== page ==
but proportional to volume in an isothermal change. A real surface absorbs only a fraction of the radiation falling on it.T) is the same everywhere in the cavity.Spectral Energy Density uS(ν . a surface for which α (ν ) =1 for all frequencies is called a black body.T) is the spectral energy density (uS (ν . uS (ν . If the cavity volume increases at T=const. an isothermal expansion would conserve the gas energy. the internal energy U = u (T) V also increases. The absorptivity α is a function of ν and T. .T) dν is the energy density (per unit volume) of the radiation with frequencies between ν and ν +dν ) The internal energy of the photon gas: u ( T ) = ∫ u S (ν . T ) dν 0 ∞ In equilibrium. The essential difference between the photon gas and the ideal gas of molecules: for an ideal gas. and is a function of ν and T only. it is the energy density which is unchanged. the number of photons is not conserved. whereas for the photon gas.
so far. the average energy of photons per small energy interval dε .Density of States for Photons In order to calculate the average number of photons per small energy interval dε . similar to our consideration of kx the DoS for nonrelativistic electrons However.m. we need to know the density of states for photons as a function of photon energy. waves are transverse) (ν ) = g 3D ph ( hν ) = 8πν 2 dε (ε ) = h 2 3 dν c3 π ( ch) 2 g 3D ( ν ) ph 2 g 3D ph ( 8πν f)= 3 c ∝ν 2 ν = ε /h . photons are ultrarelativistic particles: ky ε3 ε = cp = chk G ( ε ) = 3 6 π 2 ( ch) g 3D ph g 3D ph ε2 (ε ) = 2 3 2π ( ch) extra factor of 2 due to two polarizations: (the e. kz dG ( ε ) 1 ( 4 / 3)π k 3 k 3 ( volume) k3 N(k) = = G( k ) = g(ε) = dε 8 π ×π ×π 6π 2 6π 2 Lx L y Lz . the total average number of photons in a photon gas. and its total energy.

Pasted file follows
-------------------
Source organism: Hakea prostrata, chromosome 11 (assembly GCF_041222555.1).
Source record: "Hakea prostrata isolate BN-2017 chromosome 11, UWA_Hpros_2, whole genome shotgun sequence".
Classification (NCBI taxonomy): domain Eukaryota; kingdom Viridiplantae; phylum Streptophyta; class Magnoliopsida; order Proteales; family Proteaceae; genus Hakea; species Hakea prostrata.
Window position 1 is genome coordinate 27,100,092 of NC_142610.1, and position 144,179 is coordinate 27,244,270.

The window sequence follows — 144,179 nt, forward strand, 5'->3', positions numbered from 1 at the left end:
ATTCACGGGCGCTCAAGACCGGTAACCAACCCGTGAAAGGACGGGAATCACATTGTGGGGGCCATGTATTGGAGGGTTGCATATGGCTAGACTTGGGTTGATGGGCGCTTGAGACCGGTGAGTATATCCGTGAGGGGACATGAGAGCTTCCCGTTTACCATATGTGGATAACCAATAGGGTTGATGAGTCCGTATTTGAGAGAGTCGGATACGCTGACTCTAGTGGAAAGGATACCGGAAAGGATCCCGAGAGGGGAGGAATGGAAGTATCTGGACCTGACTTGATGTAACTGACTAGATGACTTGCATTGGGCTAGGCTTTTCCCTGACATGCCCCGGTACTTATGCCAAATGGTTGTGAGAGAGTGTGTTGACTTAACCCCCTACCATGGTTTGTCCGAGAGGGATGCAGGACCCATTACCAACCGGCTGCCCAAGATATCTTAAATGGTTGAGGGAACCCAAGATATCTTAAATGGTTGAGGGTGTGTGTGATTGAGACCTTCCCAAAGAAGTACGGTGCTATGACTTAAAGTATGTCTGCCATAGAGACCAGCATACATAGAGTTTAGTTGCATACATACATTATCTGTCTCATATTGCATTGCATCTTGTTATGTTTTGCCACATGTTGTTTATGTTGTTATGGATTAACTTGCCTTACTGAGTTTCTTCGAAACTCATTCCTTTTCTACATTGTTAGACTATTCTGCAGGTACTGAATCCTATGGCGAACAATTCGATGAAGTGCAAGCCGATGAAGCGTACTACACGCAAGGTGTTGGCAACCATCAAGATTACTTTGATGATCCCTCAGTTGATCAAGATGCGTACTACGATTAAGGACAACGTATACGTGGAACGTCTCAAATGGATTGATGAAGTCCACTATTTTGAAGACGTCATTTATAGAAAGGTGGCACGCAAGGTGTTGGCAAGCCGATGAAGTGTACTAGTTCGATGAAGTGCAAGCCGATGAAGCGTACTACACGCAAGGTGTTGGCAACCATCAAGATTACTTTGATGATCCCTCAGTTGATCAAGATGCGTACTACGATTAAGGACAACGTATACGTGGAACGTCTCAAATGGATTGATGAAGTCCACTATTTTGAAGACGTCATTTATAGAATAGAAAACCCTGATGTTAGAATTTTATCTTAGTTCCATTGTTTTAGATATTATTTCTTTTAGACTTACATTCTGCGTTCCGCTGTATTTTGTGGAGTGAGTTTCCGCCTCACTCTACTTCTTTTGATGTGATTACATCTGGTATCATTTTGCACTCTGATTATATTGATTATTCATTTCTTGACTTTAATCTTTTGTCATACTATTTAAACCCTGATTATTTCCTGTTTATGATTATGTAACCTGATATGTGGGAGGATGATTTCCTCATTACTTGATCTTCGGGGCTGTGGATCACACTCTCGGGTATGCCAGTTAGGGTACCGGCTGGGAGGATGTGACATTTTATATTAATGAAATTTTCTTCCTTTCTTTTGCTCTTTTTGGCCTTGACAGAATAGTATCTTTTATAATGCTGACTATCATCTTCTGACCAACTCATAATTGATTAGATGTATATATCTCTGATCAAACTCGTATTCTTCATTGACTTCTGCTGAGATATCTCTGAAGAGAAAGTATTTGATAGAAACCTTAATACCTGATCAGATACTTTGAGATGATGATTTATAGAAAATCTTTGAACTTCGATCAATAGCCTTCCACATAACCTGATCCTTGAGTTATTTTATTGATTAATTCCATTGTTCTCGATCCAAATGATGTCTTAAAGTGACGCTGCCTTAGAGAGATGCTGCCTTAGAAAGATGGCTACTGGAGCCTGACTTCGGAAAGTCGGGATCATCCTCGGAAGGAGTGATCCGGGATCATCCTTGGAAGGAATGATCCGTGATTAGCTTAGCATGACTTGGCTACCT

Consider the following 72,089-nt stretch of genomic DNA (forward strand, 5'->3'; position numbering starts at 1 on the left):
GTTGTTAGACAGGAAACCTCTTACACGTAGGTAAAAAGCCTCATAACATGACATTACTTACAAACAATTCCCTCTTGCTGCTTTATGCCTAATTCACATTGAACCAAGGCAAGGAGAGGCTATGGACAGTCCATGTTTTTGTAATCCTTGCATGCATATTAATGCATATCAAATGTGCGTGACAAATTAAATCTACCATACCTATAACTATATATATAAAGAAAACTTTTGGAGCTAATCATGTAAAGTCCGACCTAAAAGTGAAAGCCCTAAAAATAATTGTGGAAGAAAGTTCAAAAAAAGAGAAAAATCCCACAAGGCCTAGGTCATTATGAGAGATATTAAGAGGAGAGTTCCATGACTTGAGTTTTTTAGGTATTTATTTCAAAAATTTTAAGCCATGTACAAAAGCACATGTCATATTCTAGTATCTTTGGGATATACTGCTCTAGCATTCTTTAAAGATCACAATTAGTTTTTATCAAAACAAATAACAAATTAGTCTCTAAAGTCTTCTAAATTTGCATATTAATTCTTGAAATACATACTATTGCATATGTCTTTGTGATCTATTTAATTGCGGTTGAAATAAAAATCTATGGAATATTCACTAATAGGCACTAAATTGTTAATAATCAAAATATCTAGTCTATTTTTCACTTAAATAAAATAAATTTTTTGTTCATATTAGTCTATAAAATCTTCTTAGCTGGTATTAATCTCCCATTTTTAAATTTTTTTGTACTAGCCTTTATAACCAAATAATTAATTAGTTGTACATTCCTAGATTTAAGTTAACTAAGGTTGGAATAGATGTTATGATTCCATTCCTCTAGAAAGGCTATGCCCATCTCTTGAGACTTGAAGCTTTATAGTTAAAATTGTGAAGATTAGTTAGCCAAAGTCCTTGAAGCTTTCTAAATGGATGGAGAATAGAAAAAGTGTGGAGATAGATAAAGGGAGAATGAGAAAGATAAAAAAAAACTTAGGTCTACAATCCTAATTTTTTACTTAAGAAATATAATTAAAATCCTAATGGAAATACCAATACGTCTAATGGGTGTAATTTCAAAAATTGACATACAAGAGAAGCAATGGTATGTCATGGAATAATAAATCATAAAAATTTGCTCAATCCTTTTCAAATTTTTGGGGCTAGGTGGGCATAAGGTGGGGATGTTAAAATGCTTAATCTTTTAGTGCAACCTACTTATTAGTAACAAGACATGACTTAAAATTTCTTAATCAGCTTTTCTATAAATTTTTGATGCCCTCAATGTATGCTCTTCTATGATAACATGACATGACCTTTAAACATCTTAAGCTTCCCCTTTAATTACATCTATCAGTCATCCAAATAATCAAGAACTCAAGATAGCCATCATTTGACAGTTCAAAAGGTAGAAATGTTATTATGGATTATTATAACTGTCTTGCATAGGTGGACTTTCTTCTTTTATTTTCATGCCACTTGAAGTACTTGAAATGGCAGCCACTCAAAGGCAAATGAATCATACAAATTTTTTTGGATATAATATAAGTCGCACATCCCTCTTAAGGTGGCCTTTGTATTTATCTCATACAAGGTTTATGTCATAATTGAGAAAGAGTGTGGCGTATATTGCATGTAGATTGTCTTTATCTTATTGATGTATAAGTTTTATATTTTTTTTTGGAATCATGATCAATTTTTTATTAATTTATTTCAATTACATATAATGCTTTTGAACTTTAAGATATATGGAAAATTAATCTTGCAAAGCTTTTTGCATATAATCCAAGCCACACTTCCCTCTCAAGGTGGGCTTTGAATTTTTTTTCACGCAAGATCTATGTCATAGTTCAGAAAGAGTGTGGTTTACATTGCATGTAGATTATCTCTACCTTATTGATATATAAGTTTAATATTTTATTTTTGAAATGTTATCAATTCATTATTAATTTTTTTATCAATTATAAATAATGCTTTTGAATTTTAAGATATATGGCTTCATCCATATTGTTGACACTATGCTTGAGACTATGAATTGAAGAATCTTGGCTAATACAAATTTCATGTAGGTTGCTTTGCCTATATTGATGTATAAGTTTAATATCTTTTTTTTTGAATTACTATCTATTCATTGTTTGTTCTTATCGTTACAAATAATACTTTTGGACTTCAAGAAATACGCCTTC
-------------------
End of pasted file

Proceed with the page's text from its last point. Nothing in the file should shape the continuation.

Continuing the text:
range × ν ν = ν .the energy density per unit photon energy for a photon gas in equilibrium with a blackbody at temperature T.Energy Spectrum of Blackbody Radiation The average energy of photons with frequency u ν . T ) = u ( ε .the spectral density of the blackbody radiation (the Plank’s radiation law) 8π h ν3 us ( ν . T ) × h dν 8π u( ε . T ) dε = u ( hν . . T ) = hν g ( ν ) f ( ν .T ) uS ( ν . T dν ν ( ) ( ) ) S ( between ν and ν +dν (per unit volume): 3D ph hν ⋅ g (ν ) ∝ ν 3 f (ν . T ) dν u (ν . T ) dε = u (ν . T ) = ( hc ) 3 ε3 ε exp k T −1 B u(ε . T dν = h ⋅ g ν ⋅ f ν . T ) = 3 c exp ( hν / k BT ) −1 u as a function of the energy: u ( ε .T) . T ) photon energy average number of photons within this freq.
can be obtained directly from the equipartition theorem RayleighJeans Law This equation predicts the socalled ultraviolet catastrophe – an infinite amount of energy being radiated by a black body at high frequencies or short wavelengths.Classical Limit (small ν . large λ ). RayleighJeans Law At low frequencies or high temperatures: h hν ν << 1 exp k BT k BT h ν − 1≅ k BT 8π h us ( ν . T ) = 3 c ν3 hν exp k BT −1 8π ν 2 ≅ 3 kB T c .purely classical result (no h). .